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Overcome the Leadership Popularity Trap

Updated on July 5, 2020
George Mikituk profile image

George is an independent small business consultant and business owner with a mission to help entrepreneurs improve their management skills.

Leadership and popularity are often seen as being diametrically opposed. Business leaders have to make difficult decisions based on financial, strategic, and marketing needs that require profound changes at all levels of the organization. This kind of organizational transformation grates against the complacency that appeals to most employees. However, few of them have all the information required to see the necessity for change. Thus, the predominant tendency is to oppose the change in some way or form. The initiator of such change may become the object of dissatisfaction and outright anger.

Some managers and employees may even try to undermine or sabotage the changes in some way or form. The business leader can either confidently go forward with the changes or bend to the uninformed sentiments of others. The latter avoids ruffling their puffed up feathers. But true leadership requires strength of conviction. Nevertheless, it must be based on a thorough examination of the facts that leads to a logical strategic path and vision for the future.

Everyone wants to be popular and applauded for their contribution. It is just that employers and employees have a different perspective from which to observe the action. The business leader has a more panoramic view and a deeper knowledge of what it takes to win. Ultimately, if the existing strategy is not working changes must be made that are often unpopular.

But when the new strategy for the future is clear, well planned, and highly actionable then the boos will ultimately change to cheers. Leadership/popularity conflicts can be overcome by following some simple steps that lead to more harmonious outcomes.

Look For Respect, Not Popularity

Business decisions should be taken on the basis of objective and thorough information from both external and internal sources, assimilation of that data by the business leader, development of logical options, which leads to a final decision. The availability of data on markets, financing, mergers, and acquisitions, competition has been vastly improved in the digital age. By approaching decisions in this way the leader justly seeks to be respected even if the decisions have unpopular consequences for some.

Draw Friendship Boundaries

We sometimes forget that the business environment is highly competitive, and requires business leaders to make tough decisions. The responsibility of the leader is to be tough when needed but infuse this with fairness. Developing strong social bonds with employees leads to favoritism and biases that sway from this path. This does not mean that a warm and friendly approach is necessarily harmful, but it should be applied evenly to all.

Recognize the Sycophants

It is important to acknowledge that we sometimes do things to gain ego endorsement. There are always some members of the management team that will quickly recognize this tendency in the leader and play up to their vanity. This may render the homage-giver a privileged position in the mind of the business leader. However, these cheerleaders will applaud both good and bad decisions. The preferred approach is to take quiet satisfaction in the job well done and not require cheers from the chorus.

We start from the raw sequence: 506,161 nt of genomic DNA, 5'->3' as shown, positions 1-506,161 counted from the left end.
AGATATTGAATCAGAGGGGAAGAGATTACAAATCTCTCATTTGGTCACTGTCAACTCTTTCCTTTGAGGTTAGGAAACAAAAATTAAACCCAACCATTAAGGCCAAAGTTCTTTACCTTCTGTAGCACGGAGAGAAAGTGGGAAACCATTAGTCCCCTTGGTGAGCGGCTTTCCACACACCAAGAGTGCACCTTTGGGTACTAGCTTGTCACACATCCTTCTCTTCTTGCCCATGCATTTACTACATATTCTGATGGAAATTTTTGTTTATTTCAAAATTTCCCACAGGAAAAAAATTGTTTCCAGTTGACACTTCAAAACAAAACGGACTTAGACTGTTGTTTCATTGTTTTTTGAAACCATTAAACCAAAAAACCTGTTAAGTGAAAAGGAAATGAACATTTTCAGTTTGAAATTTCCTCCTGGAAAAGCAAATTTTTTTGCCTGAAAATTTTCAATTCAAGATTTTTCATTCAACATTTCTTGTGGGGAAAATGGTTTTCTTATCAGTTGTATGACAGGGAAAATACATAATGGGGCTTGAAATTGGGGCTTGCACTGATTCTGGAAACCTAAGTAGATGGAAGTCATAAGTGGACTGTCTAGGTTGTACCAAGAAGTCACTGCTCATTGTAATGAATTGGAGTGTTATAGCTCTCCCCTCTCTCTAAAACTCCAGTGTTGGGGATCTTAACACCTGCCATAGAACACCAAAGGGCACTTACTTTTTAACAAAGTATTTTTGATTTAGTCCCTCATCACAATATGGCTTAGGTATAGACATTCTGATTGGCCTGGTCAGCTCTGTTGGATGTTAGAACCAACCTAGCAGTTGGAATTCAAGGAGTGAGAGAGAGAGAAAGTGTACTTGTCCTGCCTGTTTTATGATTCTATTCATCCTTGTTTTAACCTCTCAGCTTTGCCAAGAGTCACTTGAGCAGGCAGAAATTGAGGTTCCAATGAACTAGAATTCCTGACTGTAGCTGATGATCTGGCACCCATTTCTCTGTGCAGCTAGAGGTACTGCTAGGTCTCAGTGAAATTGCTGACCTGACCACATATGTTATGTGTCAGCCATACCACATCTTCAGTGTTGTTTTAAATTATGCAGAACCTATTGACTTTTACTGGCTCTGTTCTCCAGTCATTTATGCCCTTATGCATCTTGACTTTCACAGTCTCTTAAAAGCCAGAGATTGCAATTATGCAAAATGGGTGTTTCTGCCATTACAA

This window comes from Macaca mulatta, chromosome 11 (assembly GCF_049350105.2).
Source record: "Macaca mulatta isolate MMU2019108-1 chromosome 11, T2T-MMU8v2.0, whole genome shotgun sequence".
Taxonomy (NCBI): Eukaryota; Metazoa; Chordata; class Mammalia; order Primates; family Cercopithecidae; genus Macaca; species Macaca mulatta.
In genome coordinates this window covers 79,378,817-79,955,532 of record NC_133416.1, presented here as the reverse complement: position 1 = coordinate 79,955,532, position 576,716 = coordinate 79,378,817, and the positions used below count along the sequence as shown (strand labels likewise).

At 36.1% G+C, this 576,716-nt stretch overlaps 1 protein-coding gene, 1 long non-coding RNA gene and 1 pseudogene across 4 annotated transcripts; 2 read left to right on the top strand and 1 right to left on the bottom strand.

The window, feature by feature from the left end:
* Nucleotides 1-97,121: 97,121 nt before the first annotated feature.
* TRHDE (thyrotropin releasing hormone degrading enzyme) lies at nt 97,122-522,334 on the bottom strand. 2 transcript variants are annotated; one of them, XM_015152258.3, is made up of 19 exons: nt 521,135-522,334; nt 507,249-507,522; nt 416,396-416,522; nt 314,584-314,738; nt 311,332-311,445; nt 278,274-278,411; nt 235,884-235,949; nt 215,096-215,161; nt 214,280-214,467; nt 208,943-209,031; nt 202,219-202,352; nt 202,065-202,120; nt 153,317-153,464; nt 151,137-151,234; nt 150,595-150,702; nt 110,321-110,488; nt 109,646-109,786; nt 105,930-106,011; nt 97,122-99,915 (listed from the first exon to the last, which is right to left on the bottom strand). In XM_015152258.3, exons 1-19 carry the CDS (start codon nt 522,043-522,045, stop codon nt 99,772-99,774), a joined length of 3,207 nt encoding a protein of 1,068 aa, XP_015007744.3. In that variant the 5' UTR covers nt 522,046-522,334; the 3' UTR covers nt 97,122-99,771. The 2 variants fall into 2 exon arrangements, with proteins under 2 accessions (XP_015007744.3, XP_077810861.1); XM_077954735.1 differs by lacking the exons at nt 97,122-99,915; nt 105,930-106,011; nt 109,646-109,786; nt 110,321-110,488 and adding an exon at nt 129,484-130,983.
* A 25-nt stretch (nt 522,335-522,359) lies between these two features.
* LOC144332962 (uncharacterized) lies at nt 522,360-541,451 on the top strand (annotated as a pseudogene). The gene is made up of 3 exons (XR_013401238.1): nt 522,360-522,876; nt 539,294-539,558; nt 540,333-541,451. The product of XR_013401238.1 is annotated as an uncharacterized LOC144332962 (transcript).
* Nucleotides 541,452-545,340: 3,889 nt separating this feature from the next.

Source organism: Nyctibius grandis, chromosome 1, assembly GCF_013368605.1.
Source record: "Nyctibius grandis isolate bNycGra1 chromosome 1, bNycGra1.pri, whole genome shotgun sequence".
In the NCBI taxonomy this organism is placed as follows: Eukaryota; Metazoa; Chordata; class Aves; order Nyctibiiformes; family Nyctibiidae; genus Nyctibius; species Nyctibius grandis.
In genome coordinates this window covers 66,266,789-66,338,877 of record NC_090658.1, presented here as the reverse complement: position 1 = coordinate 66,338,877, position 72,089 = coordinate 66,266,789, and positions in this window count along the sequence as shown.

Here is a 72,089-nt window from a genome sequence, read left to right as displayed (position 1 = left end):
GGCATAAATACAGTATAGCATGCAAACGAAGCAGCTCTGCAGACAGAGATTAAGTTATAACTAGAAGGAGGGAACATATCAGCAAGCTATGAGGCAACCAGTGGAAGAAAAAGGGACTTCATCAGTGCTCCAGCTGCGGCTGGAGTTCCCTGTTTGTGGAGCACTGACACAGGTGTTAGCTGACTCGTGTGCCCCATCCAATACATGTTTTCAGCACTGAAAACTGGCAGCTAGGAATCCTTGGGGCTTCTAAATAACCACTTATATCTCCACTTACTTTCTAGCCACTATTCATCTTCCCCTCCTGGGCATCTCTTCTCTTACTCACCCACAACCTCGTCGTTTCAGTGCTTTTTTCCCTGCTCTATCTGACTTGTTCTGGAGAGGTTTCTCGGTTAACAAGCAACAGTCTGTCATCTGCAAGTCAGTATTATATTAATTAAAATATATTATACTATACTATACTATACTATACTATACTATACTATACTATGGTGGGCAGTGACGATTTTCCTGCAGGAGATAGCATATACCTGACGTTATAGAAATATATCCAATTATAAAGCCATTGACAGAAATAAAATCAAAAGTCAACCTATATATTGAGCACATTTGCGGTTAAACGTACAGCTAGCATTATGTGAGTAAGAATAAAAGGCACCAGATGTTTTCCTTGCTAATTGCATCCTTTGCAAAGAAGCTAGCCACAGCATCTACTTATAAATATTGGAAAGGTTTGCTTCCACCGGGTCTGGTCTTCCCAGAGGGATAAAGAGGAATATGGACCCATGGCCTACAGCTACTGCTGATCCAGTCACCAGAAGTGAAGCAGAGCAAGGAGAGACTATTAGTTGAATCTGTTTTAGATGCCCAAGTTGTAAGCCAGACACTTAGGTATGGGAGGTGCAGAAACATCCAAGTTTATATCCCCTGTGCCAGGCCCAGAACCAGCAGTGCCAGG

Avoid Personal Biases

Most people have some degree of bias on race, gender, ethnicity, religion, level of education, etc. This may lead to a tendency to please the group with whom you have the most affinity. It is worthwhile to do a thorough self-examination of possible bias and remove it from the decision making process. Look at your history of dealing with employees that come from different backgrounds than yours. Decide if it led to unintentional discrimination in the past. This may have contributed to poor policy, promotion, and strategic decisions.

Listen to Unpopular Employees

The opinion of the more disruptive members of the team, who may not be well-liked by other employees, should not be cast aside. They are often the ones with fresh ideas. Destructive creativity has transformed the global business landscape, and it is often led by those that we may consider being nerdy or weird. Let new ideas blossom at every level of the organization. Judge not where they come from but how beneficial they are to the company.

Support Variety in the Team

In a heavily globalized market, it is prudent to hire a varied mix of employees with different cultural and ethnic backgrounds. This may not be seen as a popular move by other employees. They often want the team to be composed of like-minded individuals. However, foreign language skills and cultural sensitivity can be a huge benefit for new market penetration strategies. In this case, good leadership is expressed by showing others the benefit that these individuals bring to the company as a whole.

Stand Fast to Your Values

Managers that tend to vacillate on values and management style create confusion and mistrust. The credibility of their proposals is more prone to be questioned when tough measures are implemented. This is particularly true if the manager jumps from popular decisions to ones that cause discomfort in some of the employees. Every decision and action should be based on logic and careful analysis, whether it is popular or not. The surprising aspect of the popularity trap is that tough but wise decisions, which are criticized at the start, end up being popular when the benefits are seen.

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